On Income Redistribution II

When people like me talk about our dislike of the concept of the income redistribution many arguments are given on why it’s good for everyone: social justice, fairness, breaking the class barrier, etc. In addition, one of the  intellectuals, world travelers and other lawyers who often comment on Emaw’s blog recently noted “Guess what people, America’s not in Kansas anymore–we’ve decided to re-join the world!” First of all, I don’t like people who speak in slogans, and, secondly, the concept of Americans being somehow behind the world always bothered me. Just like the rest of the world, Americans have many things to be proud of and some things that are not so great, but European by no means automatically means superior.

Given the above, when I see an article that points out the fallacy of income redistribution and it’s happening in Europe I just have to bring it up to your attention. This article supports my point that good intentions combined with other people’s money equals failure, and even enlightened and compassionate Europeans cannot keep themselves from crossing the fine line between the safety net and free money giveaway.

A mother-of-five claiming benefits is living in a detached home worth £1million – with taxpayers helping fund her £25,000 annual rent. The luxury five-bedroom home with two sitting rooms, a conservatory and a double garage is being paid for with housing benefits handed out by her local council. Situated in a smart north London street, the £1million home is out of the price range of most families in the UK. The average house price in Britain is £224,064. Nigerian single mother Omowunmi Odia moved her family into the home two weeks ago and last night said she was pleased to be living there – although she criticized the large house for having a small bedrooms.The family had been living in a cramped flat before the move. ‘I was living in a two-bedroom apartment with my five children and only moved in here two weeks ago,’ said Mrs Odia, who is in her thirties.’They didn’t have any council houses big enough for me so I found this one. I like it; the children like it,’ she added.Mrs Odia has been living in the UK for 10 years and is entitled to the home under government rules. It has recently been revealed that taxpayers have paid out £14.8billion for housing benefits in Britain in 2006-7. Mrs Odia, who drives a six-year-old family car, had been threatened with homelessness when she was forced out of her flat when a court order was obtained against her. She was rehoused by Barnet council in the spacious property in Edgware, bought by its owners in 2005 for £650,000 but valued at £1million at the height of the property boom. Mrs Odia said the council had tried to rehouse her in Enfield, north London, but she had held out for Edgware, close to her children’s schools. One of the bedrooms, she said, was ‘no bigger than a shoebox’. She lives off state handouts and has not been in contact with her husband, who remains in Nigeria, for at least three years.The property is unfurnished and most of the rooms are empty bar a leather sofa and armchairs in one of the sitting rooms. More than £4 billion of taxpayers’ money is being spent on housing benefit across London – an increase of more than 40 per cent in five years. ‘Too little is being done to reduce the bill by helping people become self-reliant,’ said Matthew Elliott, chief executive of the TaxPayers’ Alliance. ‘The principle of housing benefit should be that it is a safety net designed to help you get back on your feet, not an automatic life-long provision, no questions asked.’ Last month an Afghan immigrant and her family of seven were given a £1.2million home to live in. The seven-bedroom house in Ealing, west London cost the taxpayer £150,000 a year.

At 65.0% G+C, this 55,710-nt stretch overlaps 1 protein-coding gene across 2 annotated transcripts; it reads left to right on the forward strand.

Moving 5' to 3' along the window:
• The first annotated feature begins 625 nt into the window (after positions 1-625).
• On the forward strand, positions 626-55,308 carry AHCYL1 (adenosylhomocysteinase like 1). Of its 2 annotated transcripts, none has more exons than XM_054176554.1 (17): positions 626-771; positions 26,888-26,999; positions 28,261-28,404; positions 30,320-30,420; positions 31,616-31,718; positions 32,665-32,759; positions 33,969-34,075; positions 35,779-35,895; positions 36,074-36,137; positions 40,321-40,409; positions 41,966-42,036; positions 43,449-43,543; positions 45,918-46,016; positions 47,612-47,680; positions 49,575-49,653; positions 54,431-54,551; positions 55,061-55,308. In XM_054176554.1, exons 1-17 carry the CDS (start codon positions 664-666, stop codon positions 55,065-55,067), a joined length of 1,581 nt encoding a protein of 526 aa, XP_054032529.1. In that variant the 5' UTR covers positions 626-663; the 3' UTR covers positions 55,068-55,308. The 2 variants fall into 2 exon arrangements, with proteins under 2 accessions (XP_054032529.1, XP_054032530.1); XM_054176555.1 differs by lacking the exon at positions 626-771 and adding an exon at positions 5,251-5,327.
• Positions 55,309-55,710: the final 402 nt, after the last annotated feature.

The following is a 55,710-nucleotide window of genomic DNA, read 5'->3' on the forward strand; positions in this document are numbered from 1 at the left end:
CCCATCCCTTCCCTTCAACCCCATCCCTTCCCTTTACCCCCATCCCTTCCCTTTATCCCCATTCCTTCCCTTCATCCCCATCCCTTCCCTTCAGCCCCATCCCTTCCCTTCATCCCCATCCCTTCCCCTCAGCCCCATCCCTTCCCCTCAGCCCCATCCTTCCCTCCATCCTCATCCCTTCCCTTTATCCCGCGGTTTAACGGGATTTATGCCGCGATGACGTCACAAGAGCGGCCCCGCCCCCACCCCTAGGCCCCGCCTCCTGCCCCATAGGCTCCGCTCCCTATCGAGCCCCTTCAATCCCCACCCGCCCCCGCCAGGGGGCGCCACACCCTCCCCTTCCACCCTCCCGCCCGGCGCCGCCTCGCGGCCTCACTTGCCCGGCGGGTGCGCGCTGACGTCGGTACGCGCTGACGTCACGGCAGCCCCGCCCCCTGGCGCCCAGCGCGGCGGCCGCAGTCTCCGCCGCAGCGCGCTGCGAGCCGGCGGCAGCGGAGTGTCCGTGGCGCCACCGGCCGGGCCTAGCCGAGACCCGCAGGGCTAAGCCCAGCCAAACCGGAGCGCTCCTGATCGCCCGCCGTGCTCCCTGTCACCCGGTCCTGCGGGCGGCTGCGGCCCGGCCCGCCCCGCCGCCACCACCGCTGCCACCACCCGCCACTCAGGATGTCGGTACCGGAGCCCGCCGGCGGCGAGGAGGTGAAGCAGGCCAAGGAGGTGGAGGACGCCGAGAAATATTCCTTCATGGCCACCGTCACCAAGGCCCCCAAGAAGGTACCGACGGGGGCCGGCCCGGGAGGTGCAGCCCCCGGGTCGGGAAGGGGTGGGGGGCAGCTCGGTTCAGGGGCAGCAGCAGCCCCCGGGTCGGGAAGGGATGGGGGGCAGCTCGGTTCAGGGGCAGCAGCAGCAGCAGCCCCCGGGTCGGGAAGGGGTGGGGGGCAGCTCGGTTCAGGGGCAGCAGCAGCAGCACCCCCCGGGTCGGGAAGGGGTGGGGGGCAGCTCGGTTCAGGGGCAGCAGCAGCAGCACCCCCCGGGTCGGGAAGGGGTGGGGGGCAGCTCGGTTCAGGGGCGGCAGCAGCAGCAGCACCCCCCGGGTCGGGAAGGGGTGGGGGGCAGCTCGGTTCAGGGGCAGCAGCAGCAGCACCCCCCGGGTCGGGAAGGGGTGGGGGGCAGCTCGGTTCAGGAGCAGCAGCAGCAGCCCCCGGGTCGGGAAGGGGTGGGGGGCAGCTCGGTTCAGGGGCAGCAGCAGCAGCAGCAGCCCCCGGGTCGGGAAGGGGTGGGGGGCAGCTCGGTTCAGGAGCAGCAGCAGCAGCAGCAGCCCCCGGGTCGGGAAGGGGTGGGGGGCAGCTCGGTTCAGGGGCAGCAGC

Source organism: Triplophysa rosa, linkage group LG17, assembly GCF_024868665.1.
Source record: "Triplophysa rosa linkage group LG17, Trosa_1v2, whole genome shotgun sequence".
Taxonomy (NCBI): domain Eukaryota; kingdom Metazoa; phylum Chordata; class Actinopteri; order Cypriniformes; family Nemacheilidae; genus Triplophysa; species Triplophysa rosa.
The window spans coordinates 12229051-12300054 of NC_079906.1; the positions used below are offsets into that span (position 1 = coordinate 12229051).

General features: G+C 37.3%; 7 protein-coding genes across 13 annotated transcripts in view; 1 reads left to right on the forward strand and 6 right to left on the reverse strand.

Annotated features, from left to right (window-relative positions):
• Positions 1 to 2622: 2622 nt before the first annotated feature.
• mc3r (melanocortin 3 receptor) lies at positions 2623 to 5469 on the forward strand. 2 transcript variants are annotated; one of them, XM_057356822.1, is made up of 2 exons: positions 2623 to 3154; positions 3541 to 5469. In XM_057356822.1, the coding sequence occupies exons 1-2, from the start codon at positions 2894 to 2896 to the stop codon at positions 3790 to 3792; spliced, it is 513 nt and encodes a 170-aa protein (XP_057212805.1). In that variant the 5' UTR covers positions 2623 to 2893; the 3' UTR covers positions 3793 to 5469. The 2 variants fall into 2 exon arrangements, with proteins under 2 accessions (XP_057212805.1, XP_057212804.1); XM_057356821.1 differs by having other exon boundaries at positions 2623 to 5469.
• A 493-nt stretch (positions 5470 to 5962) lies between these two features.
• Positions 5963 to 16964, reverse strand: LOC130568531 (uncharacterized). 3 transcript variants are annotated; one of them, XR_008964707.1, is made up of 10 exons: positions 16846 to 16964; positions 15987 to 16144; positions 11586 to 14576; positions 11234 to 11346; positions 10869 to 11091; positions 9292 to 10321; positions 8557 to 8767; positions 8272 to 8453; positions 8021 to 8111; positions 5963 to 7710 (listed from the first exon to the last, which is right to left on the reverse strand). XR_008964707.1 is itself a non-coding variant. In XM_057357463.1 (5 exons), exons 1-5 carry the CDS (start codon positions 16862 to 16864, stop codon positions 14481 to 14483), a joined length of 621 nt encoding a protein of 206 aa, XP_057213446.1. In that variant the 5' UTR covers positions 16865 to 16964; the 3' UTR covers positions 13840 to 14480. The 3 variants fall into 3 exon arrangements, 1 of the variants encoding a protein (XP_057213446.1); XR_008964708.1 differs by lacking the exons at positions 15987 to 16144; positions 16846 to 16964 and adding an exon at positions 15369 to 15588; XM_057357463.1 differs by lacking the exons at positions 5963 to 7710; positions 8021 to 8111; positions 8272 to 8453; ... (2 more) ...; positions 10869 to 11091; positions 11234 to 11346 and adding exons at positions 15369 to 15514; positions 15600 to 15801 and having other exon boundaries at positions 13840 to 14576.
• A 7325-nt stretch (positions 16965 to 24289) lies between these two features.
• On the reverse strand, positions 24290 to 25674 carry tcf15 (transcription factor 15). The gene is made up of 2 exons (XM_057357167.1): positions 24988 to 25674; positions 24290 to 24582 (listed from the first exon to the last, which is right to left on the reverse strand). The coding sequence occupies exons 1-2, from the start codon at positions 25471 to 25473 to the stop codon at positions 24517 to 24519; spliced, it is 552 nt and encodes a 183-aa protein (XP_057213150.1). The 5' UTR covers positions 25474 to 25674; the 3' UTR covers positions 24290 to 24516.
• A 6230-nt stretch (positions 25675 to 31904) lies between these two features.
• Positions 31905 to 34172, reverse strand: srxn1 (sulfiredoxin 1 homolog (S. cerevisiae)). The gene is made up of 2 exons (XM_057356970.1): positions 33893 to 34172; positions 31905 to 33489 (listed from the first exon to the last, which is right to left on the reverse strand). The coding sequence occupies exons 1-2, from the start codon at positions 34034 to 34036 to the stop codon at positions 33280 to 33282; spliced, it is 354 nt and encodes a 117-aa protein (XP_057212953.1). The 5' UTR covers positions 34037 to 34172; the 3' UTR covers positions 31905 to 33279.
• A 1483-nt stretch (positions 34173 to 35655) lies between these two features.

Barnet Council said it had not been involved in finding the property for Mrs Odia and said that she is paid ‘considerably less’ in housing benefit than the £25,000, but could not provide a figure.

To recap: a woman who “lives off state handouts” moves into a £1 million house paid by British taxpayers. According to the article it’s not a clerical mistake, not an outstanding occurrence (I am sure not every British unemployed gets a house like this, but there are at least two cases documented just in this article). Is it a truimph of the social justice as seen by many American voters, or just good intentions gone awry?

We are already not immune to similar binges that public officials have with taxpayers’ money. There is no reason to believe that these people can control or police themselves in their drive to help the disadvantaged. To me this is just as immoral as greed which created mortgage crisis and “internet bubble”, or speculation that drove oil prices up. So when you hear me bitch and moan about income redistribution, just take a look at the picture of the house above. That’s what I am talking about.

In conclusion, I will try to explain this Soviet caricature published in 1952. As you may know, the communist credo is “From each according to his ability, to each according to his need“. The title on the caricature is “Extraordinary abilities when it comes to needs” and  the guy sitting on the giant empty trunk is saying “Let someone else work, as for myself, I am ready for communism to arrive”